Viruses have the genetic material made of deoxyribonucleic acid - DNA (deoxyriboviruses) or ribonucleic acid - RNA (riboviruses). Prokaryotic (pro = before and karyon = cell nucleus) cells have the genetic material made of DNA, that is located in a cellular region called nucleoid (meaning nucleus-like). Eukaryotic (eu = good and karyon = cell nucleus) cells have the genetic material made of DNA, that formed a cell nucleus (1, 2, 3).
In this synthesis, you can read some information about the nucleoid and cell nucleus.
Nucleoid (genofor) is the genetic material of prokaryotes (bacteria and blue-green algae). The nucleoid is located central into the cell and it communicate directly with the cytoplasm because a nucleoid envelope not exist. Nucleoid consists of a single bacterial chromosome, but there are bacterial cells with 2-4 chromosomes. Bacterial chromosome made of a single circular DNA molecule. This DNA contains genes that coordinate cell metabolism, growth and cell division (amitosis). Bacteria have an independent genetic material called plasmids (4, 5). Fertility F-plasmid are capable of conjugation, transduction, transformation (6). Observing bacterial conjugation, the specialists in molecular biology have produced a multitude of vectors used for genes transfer, protein expression, etc.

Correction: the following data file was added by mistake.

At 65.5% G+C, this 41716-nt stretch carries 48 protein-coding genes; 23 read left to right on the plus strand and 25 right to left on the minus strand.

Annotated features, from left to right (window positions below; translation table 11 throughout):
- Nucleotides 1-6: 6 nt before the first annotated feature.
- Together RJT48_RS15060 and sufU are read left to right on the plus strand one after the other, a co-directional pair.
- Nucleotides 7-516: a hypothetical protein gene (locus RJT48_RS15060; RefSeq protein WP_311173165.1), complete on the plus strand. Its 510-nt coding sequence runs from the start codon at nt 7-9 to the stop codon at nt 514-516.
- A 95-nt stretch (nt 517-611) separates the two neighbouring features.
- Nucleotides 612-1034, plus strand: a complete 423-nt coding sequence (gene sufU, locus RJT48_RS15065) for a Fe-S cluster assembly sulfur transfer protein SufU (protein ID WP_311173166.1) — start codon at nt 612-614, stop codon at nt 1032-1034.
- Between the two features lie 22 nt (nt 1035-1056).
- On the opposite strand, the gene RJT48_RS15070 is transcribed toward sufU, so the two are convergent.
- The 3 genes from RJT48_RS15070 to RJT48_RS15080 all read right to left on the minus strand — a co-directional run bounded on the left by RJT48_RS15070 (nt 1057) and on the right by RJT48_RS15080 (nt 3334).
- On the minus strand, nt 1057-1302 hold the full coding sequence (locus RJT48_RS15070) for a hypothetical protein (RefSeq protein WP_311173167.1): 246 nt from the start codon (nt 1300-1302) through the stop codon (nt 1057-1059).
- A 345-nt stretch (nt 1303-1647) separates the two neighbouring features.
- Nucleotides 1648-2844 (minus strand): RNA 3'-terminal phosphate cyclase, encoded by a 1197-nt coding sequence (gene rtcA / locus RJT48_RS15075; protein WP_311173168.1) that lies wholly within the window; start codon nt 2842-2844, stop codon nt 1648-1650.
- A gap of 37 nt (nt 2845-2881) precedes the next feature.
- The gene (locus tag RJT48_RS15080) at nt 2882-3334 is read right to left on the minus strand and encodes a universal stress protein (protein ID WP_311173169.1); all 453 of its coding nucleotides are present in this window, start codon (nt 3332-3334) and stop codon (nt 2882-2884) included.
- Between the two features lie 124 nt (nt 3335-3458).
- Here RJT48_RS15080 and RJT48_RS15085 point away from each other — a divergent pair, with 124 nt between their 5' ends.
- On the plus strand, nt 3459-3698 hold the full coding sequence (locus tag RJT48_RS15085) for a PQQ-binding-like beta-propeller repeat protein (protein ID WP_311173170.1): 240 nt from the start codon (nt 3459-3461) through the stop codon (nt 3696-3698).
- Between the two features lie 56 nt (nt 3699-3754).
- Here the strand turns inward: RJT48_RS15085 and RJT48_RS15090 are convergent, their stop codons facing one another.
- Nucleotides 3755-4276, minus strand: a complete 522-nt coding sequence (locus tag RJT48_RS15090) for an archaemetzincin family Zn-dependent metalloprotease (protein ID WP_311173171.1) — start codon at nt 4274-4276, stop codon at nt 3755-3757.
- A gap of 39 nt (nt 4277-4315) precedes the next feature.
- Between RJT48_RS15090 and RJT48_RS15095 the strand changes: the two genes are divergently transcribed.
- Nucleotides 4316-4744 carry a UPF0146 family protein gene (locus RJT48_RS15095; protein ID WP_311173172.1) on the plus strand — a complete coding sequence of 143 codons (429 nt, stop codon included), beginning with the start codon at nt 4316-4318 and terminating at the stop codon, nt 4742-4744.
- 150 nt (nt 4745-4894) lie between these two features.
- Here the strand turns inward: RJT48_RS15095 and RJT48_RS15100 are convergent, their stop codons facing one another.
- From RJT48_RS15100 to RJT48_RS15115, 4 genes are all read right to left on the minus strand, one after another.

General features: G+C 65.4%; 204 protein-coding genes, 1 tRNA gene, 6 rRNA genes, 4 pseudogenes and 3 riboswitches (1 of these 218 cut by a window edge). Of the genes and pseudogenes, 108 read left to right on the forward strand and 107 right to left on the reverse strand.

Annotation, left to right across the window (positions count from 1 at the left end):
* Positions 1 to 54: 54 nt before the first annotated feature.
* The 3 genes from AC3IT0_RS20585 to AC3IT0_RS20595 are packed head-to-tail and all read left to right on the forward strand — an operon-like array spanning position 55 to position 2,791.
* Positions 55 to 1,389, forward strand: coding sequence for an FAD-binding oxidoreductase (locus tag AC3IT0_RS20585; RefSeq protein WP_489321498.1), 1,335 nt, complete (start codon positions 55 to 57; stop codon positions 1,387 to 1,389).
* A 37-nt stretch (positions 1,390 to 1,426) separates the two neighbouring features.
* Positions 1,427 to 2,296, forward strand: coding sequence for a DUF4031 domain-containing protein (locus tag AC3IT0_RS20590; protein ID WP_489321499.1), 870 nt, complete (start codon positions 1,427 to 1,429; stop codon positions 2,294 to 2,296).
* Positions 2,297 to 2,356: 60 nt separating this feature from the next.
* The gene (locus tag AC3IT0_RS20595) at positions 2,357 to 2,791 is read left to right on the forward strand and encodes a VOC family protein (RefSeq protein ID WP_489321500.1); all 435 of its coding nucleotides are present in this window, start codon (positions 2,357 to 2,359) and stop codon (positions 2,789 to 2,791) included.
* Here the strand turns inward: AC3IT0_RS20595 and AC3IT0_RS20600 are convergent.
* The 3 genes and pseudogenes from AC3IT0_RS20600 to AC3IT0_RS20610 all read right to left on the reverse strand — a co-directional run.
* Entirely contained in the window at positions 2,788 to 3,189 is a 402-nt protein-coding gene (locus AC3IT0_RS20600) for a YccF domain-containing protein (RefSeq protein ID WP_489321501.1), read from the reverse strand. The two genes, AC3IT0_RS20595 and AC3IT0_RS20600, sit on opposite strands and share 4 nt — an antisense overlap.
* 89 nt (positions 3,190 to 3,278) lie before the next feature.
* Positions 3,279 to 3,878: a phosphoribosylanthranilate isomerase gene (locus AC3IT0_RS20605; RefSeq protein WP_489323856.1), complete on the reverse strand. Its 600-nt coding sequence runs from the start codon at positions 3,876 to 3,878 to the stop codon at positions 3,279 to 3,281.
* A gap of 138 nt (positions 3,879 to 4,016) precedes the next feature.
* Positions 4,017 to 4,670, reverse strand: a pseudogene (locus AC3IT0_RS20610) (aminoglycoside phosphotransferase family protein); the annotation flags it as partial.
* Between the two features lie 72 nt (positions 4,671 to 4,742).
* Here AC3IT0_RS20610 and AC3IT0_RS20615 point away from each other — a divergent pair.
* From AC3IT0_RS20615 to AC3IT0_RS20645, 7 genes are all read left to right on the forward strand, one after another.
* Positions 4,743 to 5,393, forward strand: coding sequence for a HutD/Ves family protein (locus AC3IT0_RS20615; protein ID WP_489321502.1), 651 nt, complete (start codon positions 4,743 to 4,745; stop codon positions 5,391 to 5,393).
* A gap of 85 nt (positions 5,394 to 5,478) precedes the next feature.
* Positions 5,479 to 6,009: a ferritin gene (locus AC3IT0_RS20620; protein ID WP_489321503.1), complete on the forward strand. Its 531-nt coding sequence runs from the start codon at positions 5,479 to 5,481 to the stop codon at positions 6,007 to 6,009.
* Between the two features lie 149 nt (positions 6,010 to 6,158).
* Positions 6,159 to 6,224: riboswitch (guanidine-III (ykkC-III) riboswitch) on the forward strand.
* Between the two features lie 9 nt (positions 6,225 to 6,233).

It would be useful to examine the cell cycle for understanding the structure of cell nucleus and chromosomes. Cell cycle can be defined as the time between formation of the cell by cell division, and the end of her division. Thus, the cell cycle has two periods: interphase and cell division cycle. Interphase consists of three distinct phases: G1 phase, S phase (DNA is replicated) and G2 phase. Cell division cycle has the following phases: prophase, metaphase, anaphase, telophase followed by cytokinesis. During cell division cycle, the cell chromosomes are segregated and DNA is separated between the two daughter-cells. DNA replication and separation are coordinating by several cellular mechanisms (7, 8, 9, 10).
Given the information presented, further, we describe features of interphase nucleus and chromosome.
In interphase, cell nucleus consists of a nuclear envelope (NE), nuclear lamina, nucleolus, nucleoplasm, chromosomes (chromatin) and other subnuclear body. The nuclear envelope is composed of two membranes (inner and outer) that separate the genetic material from the cytoplasm. The outer membrane is continuous of the rough endoplasmic reticulum (RER) (11). Macromolecules cannot diffuse across the double membrane. Contrary, the steroid hormones and other small lipid soluble molecules (signalling molecules) can diffuse through the nuclear double membrane. In addition, the nuclear membrane has a system of nuclear pores that allowing mediated transport (karyopherins) of most proteins, ribosomal subunits and RNA molecules (11). Nuclear lamina shows two networks located on one side and the other of nuclear membranes. Role of the two networks is to anchor the pores and chromosomes (12). Nucleoplasm (nuclaer sap) has two components - a viscous liquid and a nuclear matrix (network of fibres). This type of protoplasm surrounds the chromosomes (chromatin) and nucleoli. Free nucleotides and enzymes are dissolved in the nucleoplasm (13). Nucleolus (nucleole) is a non-membrane structure composed of proteins and nucleic acids, and it is now been determined their role in the synthesis of ribosomal subunits (14).